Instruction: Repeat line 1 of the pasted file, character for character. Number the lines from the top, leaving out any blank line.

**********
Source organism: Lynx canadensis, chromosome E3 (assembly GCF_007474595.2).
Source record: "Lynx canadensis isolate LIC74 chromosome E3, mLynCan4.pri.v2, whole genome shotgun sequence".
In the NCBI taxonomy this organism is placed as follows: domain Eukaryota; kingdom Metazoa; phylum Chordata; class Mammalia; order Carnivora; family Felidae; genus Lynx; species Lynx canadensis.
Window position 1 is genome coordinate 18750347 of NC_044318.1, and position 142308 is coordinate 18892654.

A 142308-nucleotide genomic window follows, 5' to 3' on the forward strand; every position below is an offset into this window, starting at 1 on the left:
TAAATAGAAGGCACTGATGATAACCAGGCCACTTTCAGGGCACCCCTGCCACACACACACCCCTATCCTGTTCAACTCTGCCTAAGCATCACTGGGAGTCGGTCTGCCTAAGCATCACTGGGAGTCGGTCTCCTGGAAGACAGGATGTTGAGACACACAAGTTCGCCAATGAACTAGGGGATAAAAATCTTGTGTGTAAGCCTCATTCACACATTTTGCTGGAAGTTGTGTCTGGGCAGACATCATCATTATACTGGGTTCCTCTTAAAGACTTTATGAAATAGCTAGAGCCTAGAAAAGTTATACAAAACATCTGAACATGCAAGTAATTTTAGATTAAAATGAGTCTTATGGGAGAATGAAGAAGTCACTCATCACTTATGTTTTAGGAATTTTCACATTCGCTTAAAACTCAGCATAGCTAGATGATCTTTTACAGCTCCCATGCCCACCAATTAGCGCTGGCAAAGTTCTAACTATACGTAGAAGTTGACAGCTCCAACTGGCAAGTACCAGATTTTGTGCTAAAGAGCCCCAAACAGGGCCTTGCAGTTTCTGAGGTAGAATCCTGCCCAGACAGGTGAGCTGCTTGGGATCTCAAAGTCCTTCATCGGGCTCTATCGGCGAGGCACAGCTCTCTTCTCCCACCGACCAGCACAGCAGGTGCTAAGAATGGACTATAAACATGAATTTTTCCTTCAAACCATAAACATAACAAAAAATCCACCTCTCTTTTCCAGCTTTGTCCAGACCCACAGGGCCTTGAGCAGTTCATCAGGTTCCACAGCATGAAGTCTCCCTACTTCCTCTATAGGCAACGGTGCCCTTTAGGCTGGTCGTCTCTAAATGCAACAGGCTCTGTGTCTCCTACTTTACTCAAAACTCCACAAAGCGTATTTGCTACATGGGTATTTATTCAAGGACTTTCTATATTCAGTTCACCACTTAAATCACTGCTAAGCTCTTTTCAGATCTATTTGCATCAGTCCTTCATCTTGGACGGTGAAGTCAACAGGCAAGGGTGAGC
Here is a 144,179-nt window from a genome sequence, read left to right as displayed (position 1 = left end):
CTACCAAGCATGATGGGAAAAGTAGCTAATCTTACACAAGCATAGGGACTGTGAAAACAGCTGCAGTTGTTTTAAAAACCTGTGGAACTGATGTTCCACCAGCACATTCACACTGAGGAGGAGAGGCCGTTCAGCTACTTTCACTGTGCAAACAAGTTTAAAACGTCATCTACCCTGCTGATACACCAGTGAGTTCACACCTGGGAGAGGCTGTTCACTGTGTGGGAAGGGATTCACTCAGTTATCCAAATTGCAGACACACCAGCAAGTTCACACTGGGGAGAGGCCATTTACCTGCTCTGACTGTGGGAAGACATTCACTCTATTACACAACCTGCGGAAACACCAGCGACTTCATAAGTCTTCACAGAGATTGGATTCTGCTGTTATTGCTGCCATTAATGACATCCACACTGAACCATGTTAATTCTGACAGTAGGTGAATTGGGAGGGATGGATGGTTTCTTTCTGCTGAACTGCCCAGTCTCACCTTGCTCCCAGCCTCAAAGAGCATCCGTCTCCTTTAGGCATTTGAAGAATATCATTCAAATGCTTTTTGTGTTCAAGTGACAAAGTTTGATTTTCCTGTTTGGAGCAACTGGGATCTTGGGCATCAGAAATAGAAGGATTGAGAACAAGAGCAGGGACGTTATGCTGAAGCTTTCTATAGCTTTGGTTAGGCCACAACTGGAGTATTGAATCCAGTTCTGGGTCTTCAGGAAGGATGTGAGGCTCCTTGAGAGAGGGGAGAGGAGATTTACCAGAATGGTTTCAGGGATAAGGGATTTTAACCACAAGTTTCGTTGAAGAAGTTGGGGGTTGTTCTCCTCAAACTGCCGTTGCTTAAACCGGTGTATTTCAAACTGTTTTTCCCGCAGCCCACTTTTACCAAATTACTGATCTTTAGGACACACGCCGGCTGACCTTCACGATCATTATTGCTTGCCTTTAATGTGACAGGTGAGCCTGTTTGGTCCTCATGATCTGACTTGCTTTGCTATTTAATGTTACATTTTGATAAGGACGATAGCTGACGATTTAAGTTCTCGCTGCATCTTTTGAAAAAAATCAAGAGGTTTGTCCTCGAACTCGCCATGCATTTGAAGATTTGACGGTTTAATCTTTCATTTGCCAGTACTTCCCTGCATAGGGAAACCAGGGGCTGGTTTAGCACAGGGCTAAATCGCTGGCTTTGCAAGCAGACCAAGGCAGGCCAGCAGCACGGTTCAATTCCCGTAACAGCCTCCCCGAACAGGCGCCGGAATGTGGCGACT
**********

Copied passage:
Source organism: Lynx canadensis, chromosome E3 (assembly GCF_007474595.2).